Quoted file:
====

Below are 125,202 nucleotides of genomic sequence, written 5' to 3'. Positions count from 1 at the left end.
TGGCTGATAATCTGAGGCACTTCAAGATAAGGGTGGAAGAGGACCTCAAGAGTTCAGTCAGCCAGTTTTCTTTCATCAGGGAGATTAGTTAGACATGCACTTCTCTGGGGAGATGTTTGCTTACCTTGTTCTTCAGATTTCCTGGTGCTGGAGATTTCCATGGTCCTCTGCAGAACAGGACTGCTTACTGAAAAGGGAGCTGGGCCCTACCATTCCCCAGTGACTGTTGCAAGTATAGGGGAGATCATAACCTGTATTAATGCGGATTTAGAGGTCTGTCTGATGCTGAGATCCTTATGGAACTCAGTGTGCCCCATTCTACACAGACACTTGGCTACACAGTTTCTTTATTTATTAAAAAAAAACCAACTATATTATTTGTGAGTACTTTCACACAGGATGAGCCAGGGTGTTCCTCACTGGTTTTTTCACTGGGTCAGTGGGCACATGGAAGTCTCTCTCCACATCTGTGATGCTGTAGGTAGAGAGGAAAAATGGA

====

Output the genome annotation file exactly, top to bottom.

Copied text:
Below are 125,202 nucleotides of genomic sequence, written 5' to 3'. Positions count from 1 at the left end.
TGGCTGATAATCTGAGGCACTTCAAGATAAGGGTGGAAGAGGACCTCAAGAGTTCAGTCAGCCAGTTTTCTTTCATCAGGGAGATTAGTTAGACATGCACTTCTCTGGGGAGATGTTTGCTTACCTTGTTCTTCAGATTTCCTGGTGCTGGAGATTTCCATGGTCCTCTGCAGAACAGGACTGCTTACTGAAAAGGGAGCTGGGCCCTACCATTCCCCAGTGACTGTTGCAAGTATAGGGGAGATCATAACCTGTATTAATGCGGATTTAGAGGTCTGTCTGATGCTGAGATCCTTATGGAACTCAGTGTGCCCCATTCTACACAGACACTTGGCTACACAGTTTCTTTATTTATTAAAAAAAAACCAACTATATTATTTGTGAGTACTTTCACACAGGATGAGCCAGGGTGTTCCTCACTGGTTTTTTCACTGGGTCAGTGGGCACATGGAAGTCTCTCTCCACATCTGTGATGCTGTAGGTAGAGAGGAAAAATGGA